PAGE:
Posted May 25, 2020
While many of the ports across Europe, and indeed around the world, are reporting strong declines in cargo traffic due to the impact of COVID-19, some ports have been reporting more positive results or even increases due to their strategy and positioning.
Rotterdam in The Netherlands and Gothenburg in Sweden are two recent examples of ports that have been able to maintain and build their traffic despite the global economic slowdown. While the 10 largest ports in Europe saw an average of a five percent decline in container volumes in the first quarter, container volumes at the Port of Gothenburg increased by eight percent. Similarly, Rotterdam reports that it has seen a strong increase in refrigerated cargo (reefer) traffic as the world’s shippers seek to adapt to the challenges of the current operating environment.
These reports are in sharp contrast to most of the world ports. For example, a research report released this week by the British Ports Association says that just 36 percent of British ports feel confident about their business outlook over the next 12 months.
Sweden chose to take a unique approach to the pandemic emphasizing social distancing measures for its citizens but not enacting the same "stay at home” measures seen around the world.
According to Elvir Dzanic, the chief executive of the Port of Gothenburg, the open approach adopted by Sweden to the world, and the fact that Swedish industry has continued to export during the COVID-19 pandemic, has contributed to the port’s performance. The Port of Gothenburg, not only experienced an increased container volume, but it also reported no canceled calls and says none are planned.
“We offer a wide range of services, a highly efficient rail infrastructure, and the capacity to remain sustainable even in more testing times,” says Dzanic. Freight flows from all over the country are increasingly being concentrated on Gothenburg as companies reassess their logistics concepts."
By being able to offer specialized services to shipper, Rotterdam has experienced an increase in traffic. According to the port, “twice as many reefer ships with conventional cargo are currently arriving at the Rotterdam Fruit Wharf in the Merwehaven. The measures taken in response to COVID-19 mean shipping companies have been unable to put enough reefer containers in the loading ports of South Africa. Consequently, these conventional reefer ships - with containers on deck and pallets in the hold - have become considerably more popular.”
A total of 36 reefers with 2,482 pallets of South African fruit, including grapefruit, oranges, pears, and lemons, were transshipped at the Rotterdam Fruit Wharf on May 17 and 18. Loading in the South African ports of Durban, Port Elizabeth, and Cape Town, these ships transported citrus fruit in containers both on deck and below deck to Rotterdam and St. Petersburg. It was the second in a series of four arrivals Rotterdam is expecting in May.
“This kind of ship usually arrives in Rotterdam once every two weeks and the number of pallets it has in the hold is considerably less,” says Peter van de Laar, commercial manager at the Rotterdam Fruit Market. He believes that a current shortage of 40 TEU reefers is contributed to the higher than normal demand for this service. “Currently, almost all fruit is transported in reefer containers. We are the only terminal in Rotterdam that is still properly equipped to receive conventional reefer ships. No one else has a cold store right on the waterfront like we do.”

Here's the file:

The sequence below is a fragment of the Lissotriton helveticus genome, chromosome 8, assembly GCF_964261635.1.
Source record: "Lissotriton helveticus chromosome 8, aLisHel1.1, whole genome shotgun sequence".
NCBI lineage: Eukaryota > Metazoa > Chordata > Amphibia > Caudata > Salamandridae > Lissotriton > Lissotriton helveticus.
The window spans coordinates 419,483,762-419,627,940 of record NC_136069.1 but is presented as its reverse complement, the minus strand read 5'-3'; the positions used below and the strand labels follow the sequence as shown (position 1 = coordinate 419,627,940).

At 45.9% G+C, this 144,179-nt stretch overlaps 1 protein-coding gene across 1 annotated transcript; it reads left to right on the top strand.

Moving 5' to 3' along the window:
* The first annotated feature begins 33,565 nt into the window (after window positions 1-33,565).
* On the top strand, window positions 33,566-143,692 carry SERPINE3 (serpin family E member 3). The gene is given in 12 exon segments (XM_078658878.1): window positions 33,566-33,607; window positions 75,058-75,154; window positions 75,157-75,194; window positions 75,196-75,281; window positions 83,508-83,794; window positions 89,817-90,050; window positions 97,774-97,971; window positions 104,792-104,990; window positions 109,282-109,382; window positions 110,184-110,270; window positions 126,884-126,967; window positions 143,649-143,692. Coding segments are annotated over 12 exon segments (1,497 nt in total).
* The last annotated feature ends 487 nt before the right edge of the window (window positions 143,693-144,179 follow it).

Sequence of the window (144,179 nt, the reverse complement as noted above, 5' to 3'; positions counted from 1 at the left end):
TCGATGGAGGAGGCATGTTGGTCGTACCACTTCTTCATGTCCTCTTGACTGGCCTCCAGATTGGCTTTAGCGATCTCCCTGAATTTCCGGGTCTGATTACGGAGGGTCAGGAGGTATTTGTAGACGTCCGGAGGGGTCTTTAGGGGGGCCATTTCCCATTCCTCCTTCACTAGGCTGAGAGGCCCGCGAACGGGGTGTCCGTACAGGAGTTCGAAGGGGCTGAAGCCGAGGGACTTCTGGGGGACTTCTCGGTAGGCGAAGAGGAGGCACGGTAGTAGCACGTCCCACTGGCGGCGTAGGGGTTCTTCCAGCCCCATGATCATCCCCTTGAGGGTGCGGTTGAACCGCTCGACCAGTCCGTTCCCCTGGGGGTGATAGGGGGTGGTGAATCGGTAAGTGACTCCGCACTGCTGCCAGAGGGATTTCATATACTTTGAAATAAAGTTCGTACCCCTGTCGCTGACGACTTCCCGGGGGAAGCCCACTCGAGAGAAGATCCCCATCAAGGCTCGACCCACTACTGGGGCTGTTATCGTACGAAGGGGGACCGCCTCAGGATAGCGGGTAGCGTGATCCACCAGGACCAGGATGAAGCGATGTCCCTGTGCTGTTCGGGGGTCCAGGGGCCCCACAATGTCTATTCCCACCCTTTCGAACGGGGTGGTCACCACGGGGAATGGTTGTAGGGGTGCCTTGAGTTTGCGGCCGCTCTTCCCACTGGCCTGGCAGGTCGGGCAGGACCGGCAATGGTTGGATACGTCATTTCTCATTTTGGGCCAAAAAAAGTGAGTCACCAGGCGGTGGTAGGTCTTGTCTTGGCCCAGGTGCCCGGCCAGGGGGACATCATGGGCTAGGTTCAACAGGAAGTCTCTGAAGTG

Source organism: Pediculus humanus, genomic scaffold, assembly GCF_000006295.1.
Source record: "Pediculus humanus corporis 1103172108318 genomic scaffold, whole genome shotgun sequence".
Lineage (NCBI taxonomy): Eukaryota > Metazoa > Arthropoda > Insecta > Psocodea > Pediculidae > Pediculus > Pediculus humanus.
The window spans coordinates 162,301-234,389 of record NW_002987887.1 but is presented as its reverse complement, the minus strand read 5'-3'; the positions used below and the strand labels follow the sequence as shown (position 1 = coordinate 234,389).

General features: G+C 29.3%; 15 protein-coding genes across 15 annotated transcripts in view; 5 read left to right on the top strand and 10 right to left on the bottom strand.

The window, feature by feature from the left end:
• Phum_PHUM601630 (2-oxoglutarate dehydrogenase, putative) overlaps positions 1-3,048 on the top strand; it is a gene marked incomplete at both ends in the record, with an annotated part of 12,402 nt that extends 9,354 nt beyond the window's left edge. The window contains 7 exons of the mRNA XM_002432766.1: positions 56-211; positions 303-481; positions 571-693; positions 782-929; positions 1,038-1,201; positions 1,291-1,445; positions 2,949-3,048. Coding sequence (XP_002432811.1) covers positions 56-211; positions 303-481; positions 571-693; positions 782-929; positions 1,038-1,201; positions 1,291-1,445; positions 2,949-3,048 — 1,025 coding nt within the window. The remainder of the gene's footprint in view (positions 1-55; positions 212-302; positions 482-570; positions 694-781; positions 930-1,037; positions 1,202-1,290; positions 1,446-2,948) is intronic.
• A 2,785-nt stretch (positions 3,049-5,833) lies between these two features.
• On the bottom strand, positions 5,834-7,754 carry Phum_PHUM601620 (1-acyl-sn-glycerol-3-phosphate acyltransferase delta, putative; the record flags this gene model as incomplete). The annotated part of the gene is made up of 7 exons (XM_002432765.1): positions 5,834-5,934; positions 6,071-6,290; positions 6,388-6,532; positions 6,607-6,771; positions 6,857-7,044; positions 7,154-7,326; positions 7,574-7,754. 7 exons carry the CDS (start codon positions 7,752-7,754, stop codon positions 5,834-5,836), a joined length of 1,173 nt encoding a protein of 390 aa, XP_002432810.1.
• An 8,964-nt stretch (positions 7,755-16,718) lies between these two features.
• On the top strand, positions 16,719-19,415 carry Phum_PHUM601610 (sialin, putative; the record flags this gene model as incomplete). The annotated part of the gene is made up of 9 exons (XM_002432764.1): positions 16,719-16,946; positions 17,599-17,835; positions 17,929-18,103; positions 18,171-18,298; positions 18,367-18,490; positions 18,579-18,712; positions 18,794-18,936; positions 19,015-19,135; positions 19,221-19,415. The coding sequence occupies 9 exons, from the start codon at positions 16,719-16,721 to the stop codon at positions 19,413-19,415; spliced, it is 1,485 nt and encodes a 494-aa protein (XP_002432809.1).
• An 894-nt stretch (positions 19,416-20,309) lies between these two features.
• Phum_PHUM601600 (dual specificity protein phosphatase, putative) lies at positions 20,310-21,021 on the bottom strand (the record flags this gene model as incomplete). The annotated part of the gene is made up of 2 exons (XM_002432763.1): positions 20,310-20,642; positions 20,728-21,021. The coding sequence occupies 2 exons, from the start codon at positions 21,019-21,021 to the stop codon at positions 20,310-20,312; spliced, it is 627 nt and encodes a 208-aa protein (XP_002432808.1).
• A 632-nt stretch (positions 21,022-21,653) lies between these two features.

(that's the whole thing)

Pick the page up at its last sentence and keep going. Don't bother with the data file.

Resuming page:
British Ports Association
While these ports have been able to manage the current market conditions by their specialized approaches and services, many of the major ports have a less positive outlook for the near-term. Indeed, the British Ports Association published an economic recovery plan that calls for government investment to aid in the recovery. Included in BPA’s proposals are a Green Maritime Fund to drive sustainable development and help stimulate growth consistent with Net Zero aims.
The document outlines a framework for recovery, focusing on three key areas: medium-term cash flow and business support; a massive scaling up of the UK’s infrastructure ambitions including a Green Maritime Fund for sustainable development; and a bold and broad-based inclusive Freeports and fast track planning policy.
Divided into short, medium, and long-term initiatives, BPA’s plan proposes how government can utilize ports and the wider maritime industry, to administer aid to the economy in its first steps towards recovery, prevent longer-term economic issues, and stimulate growth.
“The Covid-19 crisis has been unprecedented in both the speed at which it has hit and the depth,” says Richard Ballantyne, Chief Executive at the British Ports Association. “Many ports have seen significant drops in volumes and activity which were impossible to predict and the impact is likely to be felt over the medium-term as the health crisis eases but the economic impact bites.”
With many of the world’s shippers continuing to express concern for the near-term outlook, ports will undoubtedly have to continue to adapt to the changing economic situations looking for new opportunities to maintain their business.
Source: The Maritime Executive